Dole drop is due to brain drain -- not job creation
FALLING unemployment is due to emigration, retirement and people going back to education rather than more people finding a job.
The number of people out of work has fallen from 14.8pc to 14pc, but this is mainly down to fewer young people in the market for employment.
New Central Statistics Office (CSO) figures show there were 295,700 people out of work in the first three months of the year, down by 3,300 since unemployment peaked at 299,000 in the second half of last year.
Jobs Minister Richard Bruton said that while the decline in the unemployment rate was welcome, the CSO figures showed the scale of the challenge in getting people back to work, which was the aim of his reform proposals.
"Emigration is now draining our country and our economy of some of our best and brightest people and we must do everything we can to create opportunities for them to stay here and contribute to our recovery." he said, during a trade mission to the US aimed at drumming up IT jobs.
The CSO figures show there has been a striking surge in job losses in the hotel and restaurant sector, with over 21,000 jobs lost in the last year, making it crucial the Government's jobs strategy bears fruit in coming months.
However, seasonally-adjusted unemployment is down from 317,900 in the final quarter of 2010 to 295,700 in the first three months of 2011, as an expected surge in jobless figures in the new year did not materialise, the CSO's Quarterly National Household Survey found.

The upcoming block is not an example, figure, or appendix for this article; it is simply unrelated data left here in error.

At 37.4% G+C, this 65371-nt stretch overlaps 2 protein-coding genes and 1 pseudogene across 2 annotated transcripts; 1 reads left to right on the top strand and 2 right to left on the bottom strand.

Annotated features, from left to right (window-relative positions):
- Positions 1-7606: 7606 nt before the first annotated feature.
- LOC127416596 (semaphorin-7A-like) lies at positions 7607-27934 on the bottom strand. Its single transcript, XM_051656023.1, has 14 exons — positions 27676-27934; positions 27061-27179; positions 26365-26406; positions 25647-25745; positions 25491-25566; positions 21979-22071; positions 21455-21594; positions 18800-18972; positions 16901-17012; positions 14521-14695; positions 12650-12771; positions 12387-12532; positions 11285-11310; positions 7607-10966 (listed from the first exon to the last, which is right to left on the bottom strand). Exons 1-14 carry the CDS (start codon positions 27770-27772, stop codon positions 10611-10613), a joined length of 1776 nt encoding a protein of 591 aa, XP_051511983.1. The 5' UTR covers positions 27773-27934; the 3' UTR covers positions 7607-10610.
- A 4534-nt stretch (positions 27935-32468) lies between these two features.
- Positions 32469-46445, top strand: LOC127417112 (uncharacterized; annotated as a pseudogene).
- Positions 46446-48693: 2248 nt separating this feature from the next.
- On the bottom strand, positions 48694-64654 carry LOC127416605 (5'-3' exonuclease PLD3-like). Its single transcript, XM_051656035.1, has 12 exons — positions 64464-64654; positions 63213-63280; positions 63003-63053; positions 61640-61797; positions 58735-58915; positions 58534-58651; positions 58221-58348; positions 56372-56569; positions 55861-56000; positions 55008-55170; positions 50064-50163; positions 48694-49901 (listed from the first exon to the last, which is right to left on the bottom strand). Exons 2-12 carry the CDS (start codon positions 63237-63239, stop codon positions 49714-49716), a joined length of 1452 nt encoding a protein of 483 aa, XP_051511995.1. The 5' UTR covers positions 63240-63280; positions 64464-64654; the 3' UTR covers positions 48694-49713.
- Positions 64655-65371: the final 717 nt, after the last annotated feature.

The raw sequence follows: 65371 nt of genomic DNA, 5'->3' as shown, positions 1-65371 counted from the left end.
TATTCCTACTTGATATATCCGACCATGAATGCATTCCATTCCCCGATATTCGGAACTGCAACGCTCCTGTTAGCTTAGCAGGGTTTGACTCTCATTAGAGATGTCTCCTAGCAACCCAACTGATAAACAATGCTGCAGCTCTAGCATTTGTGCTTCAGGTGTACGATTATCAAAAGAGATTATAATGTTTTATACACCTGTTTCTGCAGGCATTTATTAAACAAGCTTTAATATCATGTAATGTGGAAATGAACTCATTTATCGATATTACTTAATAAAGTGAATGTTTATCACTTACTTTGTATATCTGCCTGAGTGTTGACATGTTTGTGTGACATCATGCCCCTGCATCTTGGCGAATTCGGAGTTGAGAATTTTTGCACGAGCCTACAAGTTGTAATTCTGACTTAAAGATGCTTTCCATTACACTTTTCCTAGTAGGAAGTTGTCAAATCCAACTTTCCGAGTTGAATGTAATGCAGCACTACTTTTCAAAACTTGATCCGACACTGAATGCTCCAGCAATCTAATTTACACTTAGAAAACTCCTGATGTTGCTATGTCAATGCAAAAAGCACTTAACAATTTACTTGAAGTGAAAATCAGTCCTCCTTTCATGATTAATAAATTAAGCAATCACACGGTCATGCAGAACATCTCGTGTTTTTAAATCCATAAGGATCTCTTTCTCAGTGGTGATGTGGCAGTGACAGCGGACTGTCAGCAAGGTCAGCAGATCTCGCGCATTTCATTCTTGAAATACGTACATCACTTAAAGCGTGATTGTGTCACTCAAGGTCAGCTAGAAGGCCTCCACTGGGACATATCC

However, there are more than 53,000 fewer people working than the same time last year, with the total in employment down to 1.8 million.
The number in the labour force -- which also includes those looking for a job -- has dropped by nearly 33,000 in the last year to 2.1 million, and the CSO noted the drop is most pronounced amongst people in their 20s and early 30s.
Demographic changes, including emigration, would account for around 12,200 of the fall, but CSO analyst Padraig Dalton said they would not know exactly how big a role emigration played until the Census results were out.
The situation contrasts with the years up to 2008, when inward migration was adding 60,000 more people to the workforce each year.
Around two-thirds of the fall -- 20,000 people -- would be down to lower participation in the labour force, whether through retirement, study or people simply bowing out of the job hunt.
However, Bloxham Economist Alan McQuaid criticised the CSO figures as misleading, saying the sharp rise and fall in the unemployment rate over six months raised questions about how the seasonally- adjusted figures were being calculated.
The Irish Business and Employers Association said while the figures showed job losses were stabilising, long-term unemployment was becoming a serious problem.
Meanwhile, one in five children is now growing up in a home where nobody is working, up from one in eight in 2005.
The average time out of work is now more than 20 months -- twice what it was two years ago, although that reflects the fact many of those out of work in 2009 had only just lost their jobs during the period of sharpest recession.
People aged between 25 and 44 have been hardest affected by unemployment, accounting for 58pc of the total in the first quarter of 2011.
Unsurprisingly, building jobs have been worst hit, with 67,000 job losses since 2005, followed by wholesale and retail, where over 25,000 jobs have gone.